Yeah, I know this is a month late, but here's my Midwinter wrap-up.
Friday: OCLC Symposium - "Who's Watching Your Space?"
I have seven (7) pages of notes from this program. It is one I'll still be trying to process six months from now. The streaming video is now available on the OCLC website if you're interested in watching. Honestly, if you're interested in social networking, particularly theory, it is well worth your time. Something Howard Rheingold said that stands out for me in my notes (especially after reading this Tribune article*) is digital natives need to learn citizenship, both within the digital world and outside of it.
The intermission videos showing people's answers to questions on how to describe social networking, privacy, security, communication, and life without social networking were very intriguing. If nothing else, watch the streaming video for those.
danah boyd's insights into social networking and the role it plays in people's, especially young people's lives, gave me some food for thought on how we serve kids, teens and young adults. How do we as a digital population create privacy in a world without walls? I live a great deal of my life online. I try to create a buffer/privacy zone in some of those areas, but I know that area would easily be eradicated by a persistent individual. In the scandals of teens and MySpace over the last few years, we can see the truth of the statement that the binary concepts of public and private have blurred. It is much easier now, than in the past, to make available information on the public web that would have only seen the light of day on pain of death.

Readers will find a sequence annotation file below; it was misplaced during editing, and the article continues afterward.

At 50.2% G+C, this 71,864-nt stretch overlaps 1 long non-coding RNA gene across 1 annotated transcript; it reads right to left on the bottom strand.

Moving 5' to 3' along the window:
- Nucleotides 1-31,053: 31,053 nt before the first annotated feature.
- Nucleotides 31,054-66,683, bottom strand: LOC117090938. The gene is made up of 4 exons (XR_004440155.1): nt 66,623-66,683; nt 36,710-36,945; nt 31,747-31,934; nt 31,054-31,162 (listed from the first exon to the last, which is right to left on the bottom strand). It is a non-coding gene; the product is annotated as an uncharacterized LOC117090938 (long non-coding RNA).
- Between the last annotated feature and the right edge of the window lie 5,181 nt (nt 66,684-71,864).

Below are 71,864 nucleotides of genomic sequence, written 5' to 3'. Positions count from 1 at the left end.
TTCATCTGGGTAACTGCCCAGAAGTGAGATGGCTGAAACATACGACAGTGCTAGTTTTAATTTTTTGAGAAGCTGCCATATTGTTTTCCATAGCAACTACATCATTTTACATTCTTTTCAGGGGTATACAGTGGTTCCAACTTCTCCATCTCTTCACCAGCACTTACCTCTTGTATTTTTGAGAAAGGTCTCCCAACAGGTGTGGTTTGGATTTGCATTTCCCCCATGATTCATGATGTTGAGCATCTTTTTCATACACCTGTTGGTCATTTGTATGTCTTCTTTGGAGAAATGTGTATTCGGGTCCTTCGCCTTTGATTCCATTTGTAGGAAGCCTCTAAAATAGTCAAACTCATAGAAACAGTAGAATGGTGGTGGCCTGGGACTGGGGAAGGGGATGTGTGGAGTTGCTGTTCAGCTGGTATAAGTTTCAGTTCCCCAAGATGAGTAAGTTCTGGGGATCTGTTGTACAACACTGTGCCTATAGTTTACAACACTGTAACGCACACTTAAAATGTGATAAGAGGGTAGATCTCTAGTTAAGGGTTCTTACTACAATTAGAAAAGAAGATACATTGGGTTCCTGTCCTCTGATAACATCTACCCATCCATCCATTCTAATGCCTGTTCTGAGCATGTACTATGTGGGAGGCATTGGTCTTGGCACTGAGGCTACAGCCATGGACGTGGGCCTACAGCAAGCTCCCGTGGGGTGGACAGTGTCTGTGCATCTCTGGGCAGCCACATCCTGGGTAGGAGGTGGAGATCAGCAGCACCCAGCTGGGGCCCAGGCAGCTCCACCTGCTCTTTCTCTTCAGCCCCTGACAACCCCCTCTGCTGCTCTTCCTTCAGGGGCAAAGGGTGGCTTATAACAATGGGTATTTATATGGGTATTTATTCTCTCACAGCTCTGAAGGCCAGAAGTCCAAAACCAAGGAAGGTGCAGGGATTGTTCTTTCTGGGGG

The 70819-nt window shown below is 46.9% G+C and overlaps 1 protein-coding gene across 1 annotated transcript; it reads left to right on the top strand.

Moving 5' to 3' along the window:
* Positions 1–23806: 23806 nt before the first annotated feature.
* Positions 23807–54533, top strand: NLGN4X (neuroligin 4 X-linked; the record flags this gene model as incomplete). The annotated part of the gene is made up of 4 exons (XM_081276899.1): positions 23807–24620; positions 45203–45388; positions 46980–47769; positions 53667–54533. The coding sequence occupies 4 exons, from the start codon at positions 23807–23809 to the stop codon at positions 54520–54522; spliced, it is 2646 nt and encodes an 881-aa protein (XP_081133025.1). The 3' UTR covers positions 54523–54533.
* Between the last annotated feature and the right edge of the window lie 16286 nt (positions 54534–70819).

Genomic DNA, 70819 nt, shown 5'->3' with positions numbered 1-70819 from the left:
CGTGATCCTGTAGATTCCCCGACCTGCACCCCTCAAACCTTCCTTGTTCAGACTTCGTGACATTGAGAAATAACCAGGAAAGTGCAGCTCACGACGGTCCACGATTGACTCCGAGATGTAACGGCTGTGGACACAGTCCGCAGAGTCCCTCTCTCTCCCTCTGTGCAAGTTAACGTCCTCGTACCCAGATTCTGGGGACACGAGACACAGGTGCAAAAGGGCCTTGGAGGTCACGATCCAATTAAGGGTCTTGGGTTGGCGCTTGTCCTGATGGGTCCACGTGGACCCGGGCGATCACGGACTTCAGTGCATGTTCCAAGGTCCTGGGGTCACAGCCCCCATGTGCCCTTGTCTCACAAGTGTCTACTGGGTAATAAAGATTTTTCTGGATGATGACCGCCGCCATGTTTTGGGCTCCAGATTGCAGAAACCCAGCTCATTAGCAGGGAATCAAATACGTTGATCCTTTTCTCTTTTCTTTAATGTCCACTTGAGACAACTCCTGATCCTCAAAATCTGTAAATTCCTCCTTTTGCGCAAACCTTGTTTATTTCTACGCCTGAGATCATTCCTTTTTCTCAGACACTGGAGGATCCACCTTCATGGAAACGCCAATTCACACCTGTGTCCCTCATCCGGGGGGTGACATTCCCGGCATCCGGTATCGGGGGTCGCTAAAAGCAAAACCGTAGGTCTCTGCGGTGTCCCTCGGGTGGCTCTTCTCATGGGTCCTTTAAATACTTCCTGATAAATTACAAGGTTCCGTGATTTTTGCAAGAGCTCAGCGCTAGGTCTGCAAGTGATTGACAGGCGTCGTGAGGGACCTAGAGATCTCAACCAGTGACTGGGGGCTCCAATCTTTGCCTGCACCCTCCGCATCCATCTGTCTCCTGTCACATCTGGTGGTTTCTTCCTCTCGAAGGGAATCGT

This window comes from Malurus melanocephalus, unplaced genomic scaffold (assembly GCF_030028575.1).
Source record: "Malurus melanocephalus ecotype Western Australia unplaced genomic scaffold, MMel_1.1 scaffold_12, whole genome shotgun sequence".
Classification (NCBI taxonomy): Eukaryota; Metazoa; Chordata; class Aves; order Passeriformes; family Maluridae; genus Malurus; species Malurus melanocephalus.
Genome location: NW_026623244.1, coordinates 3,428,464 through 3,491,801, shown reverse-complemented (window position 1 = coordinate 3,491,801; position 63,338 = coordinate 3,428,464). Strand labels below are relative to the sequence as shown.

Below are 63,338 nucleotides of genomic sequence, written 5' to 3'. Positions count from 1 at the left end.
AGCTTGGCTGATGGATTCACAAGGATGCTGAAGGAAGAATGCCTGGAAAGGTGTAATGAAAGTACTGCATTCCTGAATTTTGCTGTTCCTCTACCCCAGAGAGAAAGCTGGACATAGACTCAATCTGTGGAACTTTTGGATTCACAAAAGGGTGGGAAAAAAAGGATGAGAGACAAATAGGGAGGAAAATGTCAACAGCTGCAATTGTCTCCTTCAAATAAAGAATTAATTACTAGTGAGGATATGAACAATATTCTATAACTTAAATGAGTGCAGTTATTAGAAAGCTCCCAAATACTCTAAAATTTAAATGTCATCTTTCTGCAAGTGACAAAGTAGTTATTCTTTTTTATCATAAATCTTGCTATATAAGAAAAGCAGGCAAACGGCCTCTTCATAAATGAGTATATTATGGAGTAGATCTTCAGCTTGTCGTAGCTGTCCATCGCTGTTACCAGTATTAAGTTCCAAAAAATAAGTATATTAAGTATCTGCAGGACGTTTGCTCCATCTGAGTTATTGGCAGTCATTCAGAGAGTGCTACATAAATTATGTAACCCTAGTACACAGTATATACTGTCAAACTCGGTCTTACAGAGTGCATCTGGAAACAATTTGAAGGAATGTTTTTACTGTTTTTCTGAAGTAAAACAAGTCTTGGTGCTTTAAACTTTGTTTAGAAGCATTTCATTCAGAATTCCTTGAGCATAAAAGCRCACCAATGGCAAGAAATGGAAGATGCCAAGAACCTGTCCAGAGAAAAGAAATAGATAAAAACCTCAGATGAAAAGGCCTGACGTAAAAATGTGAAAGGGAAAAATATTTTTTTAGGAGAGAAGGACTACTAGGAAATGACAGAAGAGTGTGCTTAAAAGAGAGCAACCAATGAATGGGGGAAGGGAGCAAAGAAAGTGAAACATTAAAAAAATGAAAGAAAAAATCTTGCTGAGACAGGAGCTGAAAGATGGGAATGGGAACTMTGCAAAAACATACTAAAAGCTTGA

Marc Smith from Microsoft rounded out the trio of presenters. His work with mobile social software (or MoSoSo as he called it) is a bit scary, but makes total sense. One of the first things he talked about was that footprints are aggregatable and and analyzable. Considering the statistic he later quoted, that if you own a mobile device, you will likely leave behind three terabytes (yes, 3,000,000,000,000 bytes) of information, why not try to collate and interpret that information?
I'll finish with a quote from either Marc or Michael: "The need for information guides is ever greater." Above that in my notes I wrote: libraries do not equal librarians. These are concepts we will *need* to keep in mind when communicating with the public and legislators on why we are vital to an information literate society.
For Saturday and Sunday, read the archives.
Monday: NMRT Executive Board meeting
We had two guests at the board meeting, the candidates for ALA President-elect. I would say both seem qualified, but I think Jim Rettig was a bit more prepared than Nancy Davenport to talk about his platform and how it related to members and potential members of NMRT. I highly recommend you check out their websites for more information, and if you have specific questions to contact them.
What did I ultimately get out of the conference? A lot. Even something I in no way expected or planned for: a committee appointment within RUSA CODES. That happened because I showed up at one of the committee meetings and contributed to the discussion. The chair remembered me and recommended me as someone to approach for further involvement. This is why I heartily recommend going to conferences if you can. The connections you make at conferences will put you in contact with opportunities.
*If you don't have a Chicago Tribune registration, check out Bugmenot's offerings.
A blog of musings, maybe mayhem, and more from a young MLIS.
Tuesday, February 27, 2007
Tuesday, February 20, 2007
Look for some thoughts on Midwinter and professional involvement next week. How in-depth will depend on if I can find that notebook.